Date of Award

8-2007

Document Type

Thesis

Degree Name

Master of Science (MS)

Legacy Department

Food, Nutrition, and Culinary Science

Advisor

Dawson, Paul

Committee Member

McGregor , John U

Committee Member

Coffee , Aubrey

Abstract

In this thesis, the potential for almond skins in their native state as a natural antioxidant in foods was explored. A literature review of general information on almonds, research done on almond skins, and general information on antioxidants is presented. The almond skins used in this study required an additional heat treatment step to improve their microbiological quality before further treatments and analysis could be performed. A descriptive analysis sensory panel was utilized to identify potential flavor and aroma descriptors and their intensities. The aroma descriptors identified were toasted, bran, and toasted; nutty. The flavor descriptors identified were toasted, bran, nutty buttery, and toasted; nutty. Proximate analysis, GC-MS headspace analysis, and total phenolic content of the almond skin were determined. Several aromatic compounds, including benzaldehyde and hexanal, were identified in almond skins via GC-MS analysis. Total phenolic content ranged from 5-6.1 quercetin equivalents per gram of almond skin. Soybean oil was treated with varying levels of almond skin and analyzed using the Oxidative Stability Index (OSI) as both an analytical method and oxidation chamber prior to other analyses. Peroxide values and GC-MS headspace analysis was done on the treated soybean oil as well. BHA was also used as a control treatment to serve as a comparison. Measures of oxidative stability of the treatments varied depending on the analysis used. The OSI analysis did not show any differences between treatments (p>0.05); however, peroxide values of treated oil samples were lower than those of the control oil samples after 6.5 hours of oxidation (p>0.05). GC-MS analysis showed that hexanal concentrations of almond skin treated oil oxidized for 3.25 hours were greater than those of control and BHA treated oil (p>0.05). Results from this study demonstrate the critical need for a thorough review of current processing and handling procedures to improve the microbiological quality of commercial almond skins. Elimination of the additional heat treatment step that was employed to improve the microbiological quality of the almond skins would likely allow for the identification of new sensory descriptors. Peroxide values remain good indicators of oxidation and should be taken at more intervals to allow for better detection of differences between treatments. Normally, hexanal is a good indicator of oxidation; however, the almond skins in this study contained hexanal before treatment. Analysis of more varieties and samples of almond skins should be done to determine good markers of oxidation. Use of varieties of almond skins known to be high in phenolic content should be further explored before eliminating almond skins as a natural antioxidant source for foods.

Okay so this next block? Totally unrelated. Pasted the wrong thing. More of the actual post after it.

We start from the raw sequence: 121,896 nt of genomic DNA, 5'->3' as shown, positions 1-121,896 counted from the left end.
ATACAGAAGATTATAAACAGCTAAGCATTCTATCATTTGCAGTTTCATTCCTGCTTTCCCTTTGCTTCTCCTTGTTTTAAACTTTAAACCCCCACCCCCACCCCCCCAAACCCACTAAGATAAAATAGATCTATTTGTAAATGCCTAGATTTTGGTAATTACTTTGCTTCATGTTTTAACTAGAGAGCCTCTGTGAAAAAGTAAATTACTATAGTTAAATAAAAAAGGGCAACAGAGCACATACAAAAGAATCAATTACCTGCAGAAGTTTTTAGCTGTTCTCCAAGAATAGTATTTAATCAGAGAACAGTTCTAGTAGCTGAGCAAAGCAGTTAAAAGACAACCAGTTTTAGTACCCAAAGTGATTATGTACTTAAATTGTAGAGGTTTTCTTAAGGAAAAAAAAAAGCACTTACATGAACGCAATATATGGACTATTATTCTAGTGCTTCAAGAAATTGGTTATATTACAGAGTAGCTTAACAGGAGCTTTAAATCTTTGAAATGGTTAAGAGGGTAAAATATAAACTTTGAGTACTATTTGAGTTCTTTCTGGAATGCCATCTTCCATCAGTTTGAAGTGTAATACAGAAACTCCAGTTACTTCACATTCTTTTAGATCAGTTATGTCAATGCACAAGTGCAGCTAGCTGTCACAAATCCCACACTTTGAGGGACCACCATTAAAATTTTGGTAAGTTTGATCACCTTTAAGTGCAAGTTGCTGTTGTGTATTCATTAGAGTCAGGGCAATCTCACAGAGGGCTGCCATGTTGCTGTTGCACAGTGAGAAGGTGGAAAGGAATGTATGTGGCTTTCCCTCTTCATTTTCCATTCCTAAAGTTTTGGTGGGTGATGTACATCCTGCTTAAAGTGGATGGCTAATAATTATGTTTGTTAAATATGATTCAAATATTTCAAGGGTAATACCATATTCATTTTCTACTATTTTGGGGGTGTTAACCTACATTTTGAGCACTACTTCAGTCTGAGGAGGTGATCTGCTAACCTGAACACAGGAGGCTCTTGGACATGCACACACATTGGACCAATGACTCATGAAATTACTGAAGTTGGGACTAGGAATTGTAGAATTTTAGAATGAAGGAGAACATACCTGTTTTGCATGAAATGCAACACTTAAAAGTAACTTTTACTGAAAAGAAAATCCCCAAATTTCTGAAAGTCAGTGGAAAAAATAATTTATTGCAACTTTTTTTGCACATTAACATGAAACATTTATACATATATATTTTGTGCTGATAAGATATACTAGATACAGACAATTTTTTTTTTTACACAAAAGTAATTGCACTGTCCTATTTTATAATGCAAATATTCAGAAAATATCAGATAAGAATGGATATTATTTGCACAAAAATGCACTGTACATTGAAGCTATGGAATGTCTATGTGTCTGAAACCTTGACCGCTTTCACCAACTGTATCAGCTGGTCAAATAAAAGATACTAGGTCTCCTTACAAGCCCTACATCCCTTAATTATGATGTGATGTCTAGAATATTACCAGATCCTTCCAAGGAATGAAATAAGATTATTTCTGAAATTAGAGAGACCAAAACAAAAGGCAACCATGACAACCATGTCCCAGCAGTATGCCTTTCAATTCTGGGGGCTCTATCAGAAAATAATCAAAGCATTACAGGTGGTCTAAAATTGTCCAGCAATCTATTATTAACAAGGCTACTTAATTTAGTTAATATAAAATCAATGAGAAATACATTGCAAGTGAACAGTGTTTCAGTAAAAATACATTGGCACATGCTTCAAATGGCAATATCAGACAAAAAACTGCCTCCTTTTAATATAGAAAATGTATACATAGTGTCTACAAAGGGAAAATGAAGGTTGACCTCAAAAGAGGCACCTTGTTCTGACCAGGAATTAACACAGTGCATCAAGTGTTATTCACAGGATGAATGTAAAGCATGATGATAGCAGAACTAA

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Food Science Commons

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